I got married in 1994 to my wife Connie, and our son Alex (who's in the picture with me to the right) was born in 1999. After college, I worked at a credit union for six years as a research analyst in the marketing department, then jumped ship to a regional bank as a marketing product manager. I wrote in the evening, on weekends, on holidays and sometimes on vacation. I watched very little television because I had to choose between writing and watching TV, and since books don't write themselves I knew I had to devote the time or I would (a) never get anything finished and (b) therefore never get published.
Yes, it was hard. I've pretty much had two jobs for my entire adult life: "work" during the day to pay for things like utilities and the mortgage, and writing in any "spare" time I could find (which I have always considered my real "work" even when I wasn't getting paid). I tried to write at least five days a week. And I still had to do "life" things like cut the grass and play with my son and spend some time with my wife and try to get out of the house at least once in a while.
But you know what? It paid off. Here's a brief chronolgy of how things played out:
After my first agent and I parted ways, I spent a year or so cutting a crapload of material out of The Amber Wizard, but I just got exhausted with it. I needed a break. I had an idea for a completely unrelated novel called Foreverness, about a fourteen-year-old boy who gets caught up in a war between angelic powers and the nature of God's purpose for us. The idea had been floating around in my head for a while, and I'd been making lots of notes for a couple of months. Finally I decided to take a break from The Amber Wizard and work on this new project. I outlined it in a lot of detail (I start with a rough synopsis of a couple of pages, then keep expanding that until I have a detailed, chapter-by-chapter breakdown), which took something like six or eight months. It was the first time I'd outlined in such detail, and I realized it's how I need to work. I wrote the first draft of Foreverness -- 100,000 words -- in 90 days. The damn thing practically wrote itself. I let it sit for a month, revised it, then started looking for a new agent, hoping Foreverness would get me in the door.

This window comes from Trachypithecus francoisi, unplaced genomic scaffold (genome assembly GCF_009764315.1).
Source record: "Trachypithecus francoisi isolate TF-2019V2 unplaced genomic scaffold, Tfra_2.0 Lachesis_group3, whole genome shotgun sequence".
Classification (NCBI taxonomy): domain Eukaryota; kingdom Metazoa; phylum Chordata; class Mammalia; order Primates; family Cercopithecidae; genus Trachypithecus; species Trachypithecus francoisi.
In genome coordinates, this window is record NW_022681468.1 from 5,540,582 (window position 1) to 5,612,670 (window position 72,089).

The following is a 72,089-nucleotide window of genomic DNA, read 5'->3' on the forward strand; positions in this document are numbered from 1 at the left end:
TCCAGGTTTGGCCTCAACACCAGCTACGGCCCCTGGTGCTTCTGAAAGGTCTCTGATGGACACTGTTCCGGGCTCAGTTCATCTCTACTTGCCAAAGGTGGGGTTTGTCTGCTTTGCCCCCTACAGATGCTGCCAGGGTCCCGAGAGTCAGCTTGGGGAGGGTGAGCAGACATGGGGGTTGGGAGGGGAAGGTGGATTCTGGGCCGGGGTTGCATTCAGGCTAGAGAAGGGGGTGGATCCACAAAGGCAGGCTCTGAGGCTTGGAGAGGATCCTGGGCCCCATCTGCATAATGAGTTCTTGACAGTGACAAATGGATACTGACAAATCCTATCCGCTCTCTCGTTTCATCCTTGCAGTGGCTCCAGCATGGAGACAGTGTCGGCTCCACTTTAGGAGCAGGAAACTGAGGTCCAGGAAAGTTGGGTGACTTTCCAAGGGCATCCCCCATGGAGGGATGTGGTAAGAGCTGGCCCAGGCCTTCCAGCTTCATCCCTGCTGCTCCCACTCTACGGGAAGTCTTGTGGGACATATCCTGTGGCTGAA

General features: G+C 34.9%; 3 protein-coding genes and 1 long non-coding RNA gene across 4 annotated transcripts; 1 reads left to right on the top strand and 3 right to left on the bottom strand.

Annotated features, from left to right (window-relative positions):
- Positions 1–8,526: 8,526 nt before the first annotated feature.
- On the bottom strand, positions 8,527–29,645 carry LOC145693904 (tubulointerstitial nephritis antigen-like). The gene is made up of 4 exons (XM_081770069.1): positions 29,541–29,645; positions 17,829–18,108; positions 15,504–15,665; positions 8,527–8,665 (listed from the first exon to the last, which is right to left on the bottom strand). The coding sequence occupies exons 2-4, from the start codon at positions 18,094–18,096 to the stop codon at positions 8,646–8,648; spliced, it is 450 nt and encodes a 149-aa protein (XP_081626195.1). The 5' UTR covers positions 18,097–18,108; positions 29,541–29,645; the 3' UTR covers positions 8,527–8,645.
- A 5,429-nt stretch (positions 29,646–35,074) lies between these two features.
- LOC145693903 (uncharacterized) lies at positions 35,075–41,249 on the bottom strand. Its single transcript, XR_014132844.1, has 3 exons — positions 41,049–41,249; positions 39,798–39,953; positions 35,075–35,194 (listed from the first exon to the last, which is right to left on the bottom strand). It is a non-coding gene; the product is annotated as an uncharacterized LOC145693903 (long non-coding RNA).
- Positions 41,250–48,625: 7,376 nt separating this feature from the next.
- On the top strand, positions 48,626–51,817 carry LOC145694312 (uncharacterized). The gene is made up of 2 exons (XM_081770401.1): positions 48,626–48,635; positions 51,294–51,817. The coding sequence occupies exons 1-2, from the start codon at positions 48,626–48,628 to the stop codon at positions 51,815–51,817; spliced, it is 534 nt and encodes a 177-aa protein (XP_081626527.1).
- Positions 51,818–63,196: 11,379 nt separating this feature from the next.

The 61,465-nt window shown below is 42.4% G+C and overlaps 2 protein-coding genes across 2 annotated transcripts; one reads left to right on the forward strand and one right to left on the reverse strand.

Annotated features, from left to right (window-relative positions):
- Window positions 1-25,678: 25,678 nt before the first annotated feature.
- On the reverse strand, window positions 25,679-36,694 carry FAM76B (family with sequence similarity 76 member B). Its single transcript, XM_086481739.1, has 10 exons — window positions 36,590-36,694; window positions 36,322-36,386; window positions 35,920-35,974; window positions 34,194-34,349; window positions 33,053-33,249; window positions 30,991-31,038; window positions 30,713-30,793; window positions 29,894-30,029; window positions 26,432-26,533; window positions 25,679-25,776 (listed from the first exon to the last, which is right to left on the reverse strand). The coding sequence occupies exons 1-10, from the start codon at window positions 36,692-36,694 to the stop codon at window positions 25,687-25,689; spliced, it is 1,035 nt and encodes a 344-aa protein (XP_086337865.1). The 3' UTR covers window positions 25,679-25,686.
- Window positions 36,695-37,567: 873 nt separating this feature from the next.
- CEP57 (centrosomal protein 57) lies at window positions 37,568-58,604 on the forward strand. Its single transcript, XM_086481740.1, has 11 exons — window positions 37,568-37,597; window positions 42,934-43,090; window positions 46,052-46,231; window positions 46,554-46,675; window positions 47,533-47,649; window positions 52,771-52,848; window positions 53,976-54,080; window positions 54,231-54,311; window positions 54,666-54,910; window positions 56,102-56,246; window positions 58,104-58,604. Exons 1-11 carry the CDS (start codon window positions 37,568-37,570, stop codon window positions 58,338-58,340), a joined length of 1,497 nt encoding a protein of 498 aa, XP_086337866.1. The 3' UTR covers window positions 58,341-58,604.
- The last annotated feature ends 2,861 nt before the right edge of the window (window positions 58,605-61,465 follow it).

One year and a gazillion queries later, I still hadn't found one. Probably a dozen agents wanted to read some sample chapters, and though they liked it, the comments I got all went along the lines of, "I don't know how to sell this." It frustrated the crap out of me, because of course I could see exactly how to sell it and I couldn't understand how someone "in the business" couldn't figure it out (all writers pretty much think this way).
I ended up shelving Foreverness for a while and went back to The Amber Wizard. Wrote and re-wrote, blah blah blah, then started the agent hunting again. I lucked out when I found Matt Bialer in late 2003, who not only understood exactly what I was trying to do, but whose every suggestion for a change -- even the ones I initially fought -- ended up making the book better. (I would normally find that annoying as hell -- I'm the one who likes to be right all the time! -- but Matt gets a pass since he's such a good guy.) We worked for about five months on rewrites, then he shipped it off.
In the meantime, the bank I worked for had been sold to a larger bank, and I was pretty sure I was going to be laid off when the deal closed in early 2005. I was obviously, for a number of reasons, really gunning for this book to sell. I will tell you that trying to get a book sold in the middle of the summer (this was 2004) is a nightmare. No one is around to read anything -- they're all on vacation, or the person who needs to make an approval for the person who has read it is on vacation.
But on October 1, I got the call from Matt that HarperCollins had made an offer for a three-book deal, and he recommended that we take it.
Like there was a chance in hell I was going to say no!
So what's a book contract look like?
I wish I could tell you. I still haven't seen it. The publishing industry moves slower than [insert folksy Dan Ratherism about turtles in Texas or cold molasses moving downhill in winter]. I hope to have it soon. Matt has apologized and said that HaperCollins has changed some of their standard boilerplate language, which has forced a lot more back-and-forth than usual. But I can't tell you what's in it until I have it. Once I do, I will let you know.
And, unfortunately, until I sign it, I also don't get paid.
The moral of the story: Perseverence pays off. Yeah, it's a cliche. Sue me. I must have sent 60 or 70 queries at least, and I was prepared to send more. If you give up, you'll never stand a chance. Rejection hurts, but there's no other way through to the promised land of publication.
Next post: So what's next with The Amber Wizard? What about the sequels (since I'm under contract for three)? And what happened to Foreverness?